Iguazu Falls

See our video under Pipistrelle Crew at the Iguazu Falls

All good things have to come to an end, or in our case, the vibrant, colourful city life of Rio be replaced after three days by a breath-taking Wonder of the World.  We had an evening flight via Curitiba to Foz do Iguacu, and found a different use for Navionics, in that it will record our track in flight, whereas Maps with Me won’t, as yet!

We stayed at the Best Western Taroba Hotel which was good, and were taken the next day to the Iguazu Falls, which form the natural boundary between Argentina and Brazil, separated by the Iguazu River.  These cascades are on a par with the Victoria Falls, and are far larger than Niagara.  The falls’ horseshoe is approximately 2 miles long, and 1700 cu mtrs of water flow over the 200ft cliffs per second.

Visiting the Brazilian side first, we were impressed by the torrents and scenery just by walking alongside the river.  Venturing out on walkways towards the Falls necessitated donning the latest fashion in plastic macs to avoid getting soaked – but along with everyone else we still did anyway.  The spray from the cascades and the noise of the rush of water thundering down hundreds of feet is both deafening and exciting.

As a contrast we followed up our time at the Falls with a visit to the Parc dos Aves, a tropical bird sanctuary, where we were able to walk through vast aviaries with beautiful, well-looked after birds of endangered species flying around us.  The largest aviary of its kind in the world, about half of the birds have been rescued from mistreatment and trafficking.  Eventually it is hoped to reintroduce some species to the wild.

The next day we left Brazil temporarily, crossed the Tancredo Neves Bridge and checked in to Argentina, another two stamps in the passport, another language (Spanish) and currency (pesos)!  The bridge spans the Iguazu River that forms a natural boundary between the two countries, while just a few miles away on the Parana River lies Paraguay.

We were taken to the Visitor Centre where we duly paid in pesos, then walked to the narrow gauge railway station, boarded the open train to take us conveniently close to the Garganta del Diablo, or Devils Throat, the single most impressive cascade.   In all, 275 cascades make up the falls, the number rising to 350 in the rainy season.  The network of sturdy walkways covers most of the major falls, enabling us to take some great photos.  We didn’t even need to don the fashionable rain attire of the previous day.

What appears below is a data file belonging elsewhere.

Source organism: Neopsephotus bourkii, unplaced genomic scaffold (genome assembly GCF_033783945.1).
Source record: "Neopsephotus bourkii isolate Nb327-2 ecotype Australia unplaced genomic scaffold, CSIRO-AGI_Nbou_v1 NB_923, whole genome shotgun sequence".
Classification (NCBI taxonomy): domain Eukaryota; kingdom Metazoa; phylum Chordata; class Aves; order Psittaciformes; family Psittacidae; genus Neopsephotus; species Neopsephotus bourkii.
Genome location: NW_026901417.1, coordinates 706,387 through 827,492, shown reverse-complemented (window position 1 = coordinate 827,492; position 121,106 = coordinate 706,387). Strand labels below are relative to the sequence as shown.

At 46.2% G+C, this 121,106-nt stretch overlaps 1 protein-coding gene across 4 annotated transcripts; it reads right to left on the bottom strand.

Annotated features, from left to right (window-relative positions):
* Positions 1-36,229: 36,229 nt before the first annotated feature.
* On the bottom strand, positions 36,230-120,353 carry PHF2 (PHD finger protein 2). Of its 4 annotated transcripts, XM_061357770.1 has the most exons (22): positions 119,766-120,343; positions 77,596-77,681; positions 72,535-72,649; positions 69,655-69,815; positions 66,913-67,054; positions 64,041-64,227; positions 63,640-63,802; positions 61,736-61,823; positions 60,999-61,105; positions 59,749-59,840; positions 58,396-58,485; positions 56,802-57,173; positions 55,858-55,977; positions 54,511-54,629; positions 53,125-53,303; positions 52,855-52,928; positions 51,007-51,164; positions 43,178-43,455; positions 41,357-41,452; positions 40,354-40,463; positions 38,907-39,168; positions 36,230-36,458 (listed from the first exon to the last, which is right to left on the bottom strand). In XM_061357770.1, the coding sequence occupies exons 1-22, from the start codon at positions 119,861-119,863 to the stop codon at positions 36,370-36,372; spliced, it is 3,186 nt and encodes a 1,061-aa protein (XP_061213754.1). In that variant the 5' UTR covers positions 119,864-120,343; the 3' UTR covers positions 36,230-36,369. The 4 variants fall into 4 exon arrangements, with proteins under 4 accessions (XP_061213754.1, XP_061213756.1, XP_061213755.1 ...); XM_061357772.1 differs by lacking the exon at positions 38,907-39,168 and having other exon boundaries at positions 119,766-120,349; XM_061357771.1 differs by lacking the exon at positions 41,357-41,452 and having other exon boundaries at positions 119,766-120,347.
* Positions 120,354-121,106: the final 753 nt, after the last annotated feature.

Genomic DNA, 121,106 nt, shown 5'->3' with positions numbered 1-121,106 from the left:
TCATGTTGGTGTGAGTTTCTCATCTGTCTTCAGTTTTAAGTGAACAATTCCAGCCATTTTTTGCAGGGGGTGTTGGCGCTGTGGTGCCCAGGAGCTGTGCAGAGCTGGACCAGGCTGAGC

The six day trip was certainly a once-in-a-lifetime experience and we were glad to have made the effort to get away.  Another high spot in our travels.

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Pipistrelle Crew at The Iguazu Falls

Yes – for two days last week we were here at these spectacular cascades, an awe inspiring Wonder of the World.  An absolutely astounding experience, both in Brazil and Argentina.

Just watch this, video’d on the Argentinian side at The Devil’s Throat …

More about our trip on Fun in Rio and the Iguazu Falls

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In the Brazilian Nordeste – Olinda

The poorest of all the regions, the Nordeste or Northeast Region of Brazil comprises Paraíba State and eight others, including Pernambuco with the beautiful old city of Olinda. Situated on a hill near Recifé, Olinda was declared a UNESCO world heritage site in 1982 because of its wealth of Baroque architecture and art dating back to the 16th century.

So having decided to travel a little, together with Tom and Barbara of Gosi, this was to be our first destination with an overnight stay.   For a very reasonable fare, ‘our’ taxi driver Bernardo offered to drive us the two hours south, and we travelled in comfort passing acres and acres of sugar cane and refineries, the huge manufacturing plants of Jeep and Fiat and arriving at our accommodation by 10.30.